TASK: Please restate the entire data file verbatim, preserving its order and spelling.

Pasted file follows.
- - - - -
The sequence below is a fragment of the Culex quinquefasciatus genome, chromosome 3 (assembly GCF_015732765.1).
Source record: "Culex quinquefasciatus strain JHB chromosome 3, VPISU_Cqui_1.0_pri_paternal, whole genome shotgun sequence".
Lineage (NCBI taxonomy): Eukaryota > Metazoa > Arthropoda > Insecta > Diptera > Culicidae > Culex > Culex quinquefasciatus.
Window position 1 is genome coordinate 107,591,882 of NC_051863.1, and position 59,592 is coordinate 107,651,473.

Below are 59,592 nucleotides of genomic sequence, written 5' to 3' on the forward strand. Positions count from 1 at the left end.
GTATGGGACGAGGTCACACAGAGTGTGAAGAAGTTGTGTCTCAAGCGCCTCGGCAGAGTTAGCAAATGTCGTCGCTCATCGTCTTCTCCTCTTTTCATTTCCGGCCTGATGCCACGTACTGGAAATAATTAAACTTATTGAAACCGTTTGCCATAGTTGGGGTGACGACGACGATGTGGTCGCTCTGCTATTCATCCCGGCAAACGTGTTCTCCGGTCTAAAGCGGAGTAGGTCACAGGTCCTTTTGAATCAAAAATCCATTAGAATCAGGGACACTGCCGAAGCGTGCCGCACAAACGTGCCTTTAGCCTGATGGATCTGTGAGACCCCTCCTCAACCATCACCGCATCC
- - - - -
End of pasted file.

The sequence below is a fragment of the Culex quinquefasciatus genome, chromosome 3 (assembly GCF_015732765.1).
Source record: "Culex quinquefasciatus strain JHB chromosome 3, VPISU_Cqui_1.0_pri_paternal, whole genome shotgun sequence".
Lineage (NCBI taxonomy): Eukaryota > Metazoa > Arthropoda > Insecta > Diptera > Culicidae > Culex > Culex quinquefasciatus.
Window position 1 is genome coordinate 107,591,882 of NC_051863.1, and position 59,592 is coordinate 107,651,473.

Below are 59,592 nucleotides of genomic sequence, written 5' to 3' on the forward strand. Positions count from 1 at the left end.
GTATGGGACGAGGTCACACAGAGTGTGAAGAAGTTGTGTCTCAAGCGCCTCGGCAGAGTTAGCAAATGTCGTCGCTCATCGTCTTCTCCTCTTTTCATTTCCGGCCTGATGCCACGTACTGGAAATAATTAAACTTATTGAAACCGTTTGCCATAGTTGGGGTGACGACGACGATGTGGTCGCTCTGCTATTCATCCCGGCAAACGTGTTCTCCGGTCTAAAGCGGAGTAGGTCACAGGTCCTTTTGAATCAAAAATCCATTAGAATCAGGGACACTGCCGAAGCGTGCCGCACAAACGTGCCTTTAGCCTGATGGATCTGTGAGACCCCTCCTCAACCATCACCGCATCC